Does a ‘High-Functioning’ Person Need Help?

The question is precisely why the term "high functioning" is broadly unhelpful. Plenty of "successful" people struggle with addiction and mental health conditions, and they deserve care

March 23, 2023
Theater masks

The very old stereotype of addiction declared that it usually condemned people to prison, institutions or the streets, having lost it all. That addiction didn’t happen to “normal” people in society. We now understand, of course, that plenty of people in active addiction have degrees, families, jobs — the outward markers of “success.”

How many is “plenty”? A 2022 survey cited by the CDC revealed that 70% of adults with a substance use disorder are employed. The “high-functioning” person with an addiction or mental health disorder is not some outlier. They are the norm.

Still, there are some people who appear to be so happy, healthy and put-together that it can be hard to believe they are battling addiction or mental health conditions. Living your own life with compassion and kindness makes it easier to consider that someone else may be going through much more than they show. The exclamation “You don’t know my life!” may be meme’d to death, but only because there’s a kernel of truth in it.

Or perhaps you or a loved one is the “high-functioning” person despite addiction or mental health issues — one of the 70%. Things look good on paper. Maybe you work hard to make sure of that. But do they feel good inside? If not, there’s care and support available to you too.

What Is a ‘High-Functioning’ Person?

We put the term “high functioning” in quotes for a few reasons. It’s outdated and not particularly meaningful in today’s world, for one, and it implies that some people are “better” at life with addiction, mental illness or a disability than others.

And there’s this. A “high-functioning” person experiencing addiction or mental health challenges presents few symptoms to those around them. So it becomes all too easy to disregard their needs because they appear not to have any sort of illness at all. But we don’t know their lives.

You may have a healthy response to stress, a good attitude, sound finances, plenty of friends and a positive home life. You may have an outwardly invisible or medically mild substance use or mental health disorder.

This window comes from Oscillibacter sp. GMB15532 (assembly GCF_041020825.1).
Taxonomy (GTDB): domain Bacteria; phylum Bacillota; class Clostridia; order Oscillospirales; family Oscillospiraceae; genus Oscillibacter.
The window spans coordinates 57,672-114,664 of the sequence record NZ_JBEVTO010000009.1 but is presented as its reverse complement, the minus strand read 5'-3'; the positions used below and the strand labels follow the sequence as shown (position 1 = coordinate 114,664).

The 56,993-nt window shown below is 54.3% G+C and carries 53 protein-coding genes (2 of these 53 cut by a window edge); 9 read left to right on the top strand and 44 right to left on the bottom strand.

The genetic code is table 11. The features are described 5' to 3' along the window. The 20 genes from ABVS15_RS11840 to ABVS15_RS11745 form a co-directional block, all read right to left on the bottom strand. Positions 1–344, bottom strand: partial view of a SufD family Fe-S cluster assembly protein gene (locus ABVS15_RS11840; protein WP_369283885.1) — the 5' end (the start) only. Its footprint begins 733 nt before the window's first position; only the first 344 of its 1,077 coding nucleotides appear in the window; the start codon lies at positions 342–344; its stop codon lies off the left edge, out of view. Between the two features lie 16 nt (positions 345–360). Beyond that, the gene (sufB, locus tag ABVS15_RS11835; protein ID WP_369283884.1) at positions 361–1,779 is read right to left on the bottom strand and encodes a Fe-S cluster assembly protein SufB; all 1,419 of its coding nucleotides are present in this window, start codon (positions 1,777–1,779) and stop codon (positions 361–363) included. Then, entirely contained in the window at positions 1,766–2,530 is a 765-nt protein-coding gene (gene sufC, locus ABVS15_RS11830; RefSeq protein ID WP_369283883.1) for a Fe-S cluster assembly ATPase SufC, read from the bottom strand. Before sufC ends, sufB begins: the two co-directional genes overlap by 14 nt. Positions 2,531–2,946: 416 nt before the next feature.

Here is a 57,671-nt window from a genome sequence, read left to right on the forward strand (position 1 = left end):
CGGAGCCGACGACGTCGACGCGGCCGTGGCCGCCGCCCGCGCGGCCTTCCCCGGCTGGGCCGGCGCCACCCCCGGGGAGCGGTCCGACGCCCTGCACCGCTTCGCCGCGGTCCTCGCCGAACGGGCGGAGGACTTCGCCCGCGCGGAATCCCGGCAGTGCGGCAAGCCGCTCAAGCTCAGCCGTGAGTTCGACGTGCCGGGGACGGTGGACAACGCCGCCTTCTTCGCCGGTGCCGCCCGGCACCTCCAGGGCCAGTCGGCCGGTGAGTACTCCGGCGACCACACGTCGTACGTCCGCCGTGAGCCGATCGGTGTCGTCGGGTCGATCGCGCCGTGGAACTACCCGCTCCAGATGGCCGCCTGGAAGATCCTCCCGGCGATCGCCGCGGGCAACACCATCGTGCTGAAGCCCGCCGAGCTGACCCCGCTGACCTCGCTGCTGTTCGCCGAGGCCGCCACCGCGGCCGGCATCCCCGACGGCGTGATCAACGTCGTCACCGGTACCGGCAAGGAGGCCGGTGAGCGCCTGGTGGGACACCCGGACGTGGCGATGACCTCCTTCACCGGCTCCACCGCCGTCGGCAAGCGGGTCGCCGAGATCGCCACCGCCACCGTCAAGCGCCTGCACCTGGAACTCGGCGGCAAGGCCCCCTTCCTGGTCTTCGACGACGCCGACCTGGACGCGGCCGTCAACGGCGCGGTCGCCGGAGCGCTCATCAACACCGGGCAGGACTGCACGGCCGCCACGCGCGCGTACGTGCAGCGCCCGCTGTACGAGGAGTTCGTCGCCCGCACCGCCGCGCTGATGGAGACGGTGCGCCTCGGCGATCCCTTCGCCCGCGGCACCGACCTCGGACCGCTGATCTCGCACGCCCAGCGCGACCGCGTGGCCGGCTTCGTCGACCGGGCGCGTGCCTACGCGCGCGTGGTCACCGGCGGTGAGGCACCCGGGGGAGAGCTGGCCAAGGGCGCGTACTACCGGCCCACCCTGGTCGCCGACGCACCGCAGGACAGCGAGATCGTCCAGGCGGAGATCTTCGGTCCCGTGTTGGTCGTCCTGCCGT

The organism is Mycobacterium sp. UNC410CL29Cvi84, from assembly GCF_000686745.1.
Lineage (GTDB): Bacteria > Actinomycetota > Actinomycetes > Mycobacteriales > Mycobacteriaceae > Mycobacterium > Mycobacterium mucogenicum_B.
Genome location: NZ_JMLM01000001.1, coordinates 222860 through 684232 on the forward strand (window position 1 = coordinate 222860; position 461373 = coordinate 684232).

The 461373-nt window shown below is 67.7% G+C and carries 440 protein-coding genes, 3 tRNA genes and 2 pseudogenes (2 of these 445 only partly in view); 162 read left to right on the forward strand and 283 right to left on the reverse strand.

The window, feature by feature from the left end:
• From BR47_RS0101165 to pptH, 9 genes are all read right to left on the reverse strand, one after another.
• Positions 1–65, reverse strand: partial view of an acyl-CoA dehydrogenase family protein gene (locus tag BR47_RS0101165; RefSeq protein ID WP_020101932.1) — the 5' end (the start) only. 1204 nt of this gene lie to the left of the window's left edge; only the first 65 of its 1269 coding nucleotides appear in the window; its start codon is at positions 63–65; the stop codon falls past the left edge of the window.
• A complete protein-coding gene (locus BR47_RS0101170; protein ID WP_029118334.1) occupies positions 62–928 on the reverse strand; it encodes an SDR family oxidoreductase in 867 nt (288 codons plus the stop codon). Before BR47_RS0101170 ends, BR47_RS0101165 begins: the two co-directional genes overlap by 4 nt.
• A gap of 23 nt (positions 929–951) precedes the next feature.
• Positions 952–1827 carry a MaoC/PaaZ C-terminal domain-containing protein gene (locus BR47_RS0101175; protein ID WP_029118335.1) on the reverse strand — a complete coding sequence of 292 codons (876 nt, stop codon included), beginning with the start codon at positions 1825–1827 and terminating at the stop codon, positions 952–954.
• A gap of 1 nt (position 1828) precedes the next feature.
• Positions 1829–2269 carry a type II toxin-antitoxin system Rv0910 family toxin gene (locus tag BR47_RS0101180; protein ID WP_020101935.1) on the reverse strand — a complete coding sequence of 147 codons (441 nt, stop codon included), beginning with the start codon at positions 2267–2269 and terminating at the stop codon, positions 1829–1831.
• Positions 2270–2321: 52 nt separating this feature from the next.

But just because some things are “functioning” as they supposedly should, please don’t be discouraged from seeking help if you feel your substance use or mental health are dragging on you. You know yourself best, and no matter what you’re dealing with, someone is always available to support you.

My Issues Are Mild or Outwardly Invisible. How Can I Benefit From Help?

Someone with the appearance of a less severe substance use or mental health condition can still benefit from support in various ways:

  • Avoiding future setbacks
  • Learning how to ask for help and receive it
  • Alleviating pain others don’t see in order to strive for more consistent happiness
  • Having a safe space to express the challenges you may not share with others
  • Avoiding more severe health issues down the road

If you do not seek help, it may be possible to continue managing your symptoms without much external support, for now. But why do that, if you’re struggling? There’s no harm in looking into avenues of support so that you can at least get feedback and guidance to help you better yourself.

Sometimes, when others consider you “high-functioning,” there’s pressure to keep up appearances to avoid making your loved ones worry. But getting the help you may need can make you stronger when facing current and future challenges.

It’s also helpful to remember that you are human too. No matter how many people may depend on you, taking care of your needs is a vital part of nurturing the generosity you have to offer.

What Support Is There for Someone Like Me?